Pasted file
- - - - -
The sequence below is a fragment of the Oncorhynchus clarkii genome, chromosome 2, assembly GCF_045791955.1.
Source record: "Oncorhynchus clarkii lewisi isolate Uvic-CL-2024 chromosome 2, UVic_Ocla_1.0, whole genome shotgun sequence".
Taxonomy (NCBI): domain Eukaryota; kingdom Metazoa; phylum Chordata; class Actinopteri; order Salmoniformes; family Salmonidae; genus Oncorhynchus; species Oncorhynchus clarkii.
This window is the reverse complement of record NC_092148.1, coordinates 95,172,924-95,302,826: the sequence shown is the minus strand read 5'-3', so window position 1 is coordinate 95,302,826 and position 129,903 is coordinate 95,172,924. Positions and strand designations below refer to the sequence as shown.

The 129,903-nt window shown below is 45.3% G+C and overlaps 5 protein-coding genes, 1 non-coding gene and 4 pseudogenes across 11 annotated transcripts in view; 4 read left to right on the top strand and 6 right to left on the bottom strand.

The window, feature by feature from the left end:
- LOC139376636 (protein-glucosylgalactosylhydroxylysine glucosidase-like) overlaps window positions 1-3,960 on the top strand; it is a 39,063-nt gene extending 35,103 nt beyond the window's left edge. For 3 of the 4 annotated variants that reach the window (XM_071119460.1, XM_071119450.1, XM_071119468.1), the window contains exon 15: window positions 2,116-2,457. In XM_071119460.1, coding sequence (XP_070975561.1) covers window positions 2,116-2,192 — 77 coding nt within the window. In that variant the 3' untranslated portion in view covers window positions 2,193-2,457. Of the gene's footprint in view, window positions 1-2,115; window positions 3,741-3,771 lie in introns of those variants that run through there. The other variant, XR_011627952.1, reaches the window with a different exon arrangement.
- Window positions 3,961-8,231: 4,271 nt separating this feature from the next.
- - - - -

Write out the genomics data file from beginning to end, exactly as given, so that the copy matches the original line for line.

The sequence below is a fragment of the Oncorhynchus clarkii genome, chromosome 2, assembly GCF_045791955.1.
Source record: "Oncorhynchus clarkii lewisi isolate Uvic-CL-2024 chromosome 2, UVic_Ocla_1.0, whole genome shotgun sequence".
Taxonomy (NCBI): domain Eukaryota; kingdom Metazoa; phylum Chordata; class Actinopteri; order Salmoniformes; family Salmonidae; genus Oncorhynchus; species Oncorhynchus clarkii.
This window is the reverse complement of record NC_092148.1, coordinates 95,172,924-95,302,826: the sequence shown is the minus strand read 5'-3', so window position 1 is coordinate 95,302,826 and position 129,903 is coordinate 95,172,924. Positions and strand designations below refer to the sequence as shown.

The 129,903-nt window shown below is 45.3% G+C and overlaps 5 protein-coding genes, 1 non-coding gene and 4 pseudogenes across 11 annotated transcripts in view; 4 read left to right on the top strand and 6 right to left on the bottom strand.

The window, feature by feature from the left end:
- LOC139376636 (protein-glucosylgalactosylhydroxylysine glucosidase-like) overlaps window positions 1-3,960 on the top strand; it is a 39,063-nt gene extending 35,103 nt beyond the window's left edge. For 3 of the 4 annotated variants that reach the window (XM_071119460.1, XM_071119450.1, XM_071119468.1), the window contains exon 15: window positions 2,116-2,457. In XM_071119460.1, coding sequence (XP_070975561.1) covers window positions 2,116-2,192 — 77 coding nt within the window. In that variant the 3' untranslated portion in view covers window positions 2,193-2,457. Of the gene's footprint in view, window positions 1-2,115; window positions 3,741-3,771 lie in introns of those variants that run through there. The other variant, XR_011627952.1, reaches the window with a different exon arrangement.
- Window positions 3,961-8,231: 4,271 nt separating this feature from the next.